Rail union RMT has announced that its 20,000 members have voted to accept a new and improved offer covering pay, jobs and conditions by a margin of three to one.
In a turnout of nearly 90 per cent members voted by 76 per cent to 24 per cent to accept the offer.
The RMT National Executive has announced that the vote means the end of the trade dispute with Network Rail.
The new offer which was also improved with the new money was made following the most recent strike action in January and the threat of more action.
Key features of the offer include:
• An uplift on salaries of between 14.4 per cent for the lowest paid grades to 9.2 per cent for the highest paid
• A total uplift on basic earnings between 15.2 per cent for the lowest paid grades to 10.3 per cent for the highest paid grades. This represents an additional 1.1 per cent over the duration of the deal
• Increased backpay
• Renewing of the no compulsory redundancy agreement until January 2025
• Network Rail withdrawing their previous insistence the offer was conditional on RMT accepting the company ‘modernising maintenance’ agenda, which the union will continue to scrutinise and challenge including on safety
• Discounted rail travel benefits
RMT general secretary Mick Lynch said that when the union first declared the dispute with Network Rail a year ago in the Spring of 2022, RMT was told that Network Rail workers would only get two per cent to three per cent.
“However, since then strike action and the inspiring solidarity and determination of members has secured new money and a new offer which has been clearly accepted by our members and that dispute is now over.
“Our dispute with the Train Operating Companies remains firmly on and our members recent highly effective strike action across the fourteen train companies has shown their determination to secure a better deal.
“If the government now allows the train companies to make the right offer, we can then put that to our members but until then the strike action scheduled for March 30 and April 1 will take place.
“The ball is in the government’s court,” he said.
Network Rail chief executive Andrew Haines said: “I’m pleased that RMT members were able to vote on this offer and the overwhelming vote in favour is good news for our people, our passengers and our country.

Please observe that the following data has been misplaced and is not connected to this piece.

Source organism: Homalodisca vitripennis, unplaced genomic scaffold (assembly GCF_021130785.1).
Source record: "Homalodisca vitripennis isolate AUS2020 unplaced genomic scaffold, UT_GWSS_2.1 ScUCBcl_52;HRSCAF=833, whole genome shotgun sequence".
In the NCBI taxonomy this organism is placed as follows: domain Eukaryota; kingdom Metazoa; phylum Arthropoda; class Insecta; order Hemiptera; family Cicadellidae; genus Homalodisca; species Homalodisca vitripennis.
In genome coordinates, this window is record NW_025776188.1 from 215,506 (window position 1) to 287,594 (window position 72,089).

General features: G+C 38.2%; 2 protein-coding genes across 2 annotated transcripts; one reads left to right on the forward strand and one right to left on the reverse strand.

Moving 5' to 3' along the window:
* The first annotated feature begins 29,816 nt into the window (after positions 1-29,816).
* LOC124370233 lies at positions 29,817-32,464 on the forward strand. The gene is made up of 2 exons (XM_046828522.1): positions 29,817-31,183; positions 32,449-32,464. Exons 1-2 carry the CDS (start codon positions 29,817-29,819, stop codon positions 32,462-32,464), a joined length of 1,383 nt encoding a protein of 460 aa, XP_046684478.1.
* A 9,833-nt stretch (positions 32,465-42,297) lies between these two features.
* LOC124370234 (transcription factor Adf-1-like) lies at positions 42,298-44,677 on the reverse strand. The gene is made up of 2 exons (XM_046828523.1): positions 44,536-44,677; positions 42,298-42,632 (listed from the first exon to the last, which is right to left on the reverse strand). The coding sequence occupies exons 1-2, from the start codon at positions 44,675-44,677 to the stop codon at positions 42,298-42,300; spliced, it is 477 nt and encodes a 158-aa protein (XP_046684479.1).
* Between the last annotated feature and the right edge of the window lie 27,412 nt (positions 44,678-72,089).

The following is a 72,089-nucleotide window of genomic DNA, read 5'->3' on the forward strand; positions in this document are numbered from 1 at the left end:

“I’m grateful for everyone who worked so hard at Network Rail and in the RMT to find a way through this dispute. My team and I will now focus all our efforts on rebuilding our railway so we can provide a better service for our passengers and freight customers.”
Reacting to the agreement, Transport Secretary, Mark Harper said: “I am pleased Network Rail’s RMT members have voted to accept a fair and reasonable 5% plus 4% pay offer, over two years, that the Government worked hard to facilitate.
“While this is good news, unfortunately, RMT members who work for train operating companies are not being given the same chance to bring their dispute to an end. That’s because the RMT has refused to put the Rail Delivery Group’s very similar offer to a vote, denying these members the pay rise they deserve.
“That’s why I am once again urging the RMT to call off their upcoming strikes across train operating companies, put the Rail Delivery Group offer to a vote, and give all of their members a say.”
Scotland’s Minister for Transport Jenny Gilruth said: “We welcome the resolution of this dispute, which will come as a real relief to passengers in Scotland. Of course, it will also be a huge relief for Network Rail RMT members, who’ve waited over three years for a pay rise.
“In Scotland, we have maintained constructive discussions between ScotRail and the Scottish representatives of the RMT members. By doing so, we have settled our pay negotiations. We cannot ignore the knock on impacts of this dispute in Scotland, leading to 19 days of strikes, but I welcome that the Secretary of State for Transport has recognised the need for a different approach and worked with the Trade Unions to secure a railway that benefits users, staff and taxpayers.
“Scotland has embraced the concept of fair work, so it is disheartening to see our own progressive activity in this regard being put at risk by the inevitable wider consequences of the UK Government’s ill thought out, hasty and hostile approach to industrial relations. It again underlines the need for rail infrastructure to be devolved back to Scotland.
“We do not welcome UK Government plans for so-called radical rail reform agenda which have yet to be explained to Scottish Ministers in any detail, but which appear to be a guise for compulsory redundancies in the Network Rail workforce, including in Scotland.
“The Scottish Government remains committed to our long-standing policy of no compulsory redundancies. We will continue to work collaboratively with the Trade Unions in Scotland to make a publicly controlled ScotRail a success.”
Photo credit: RMT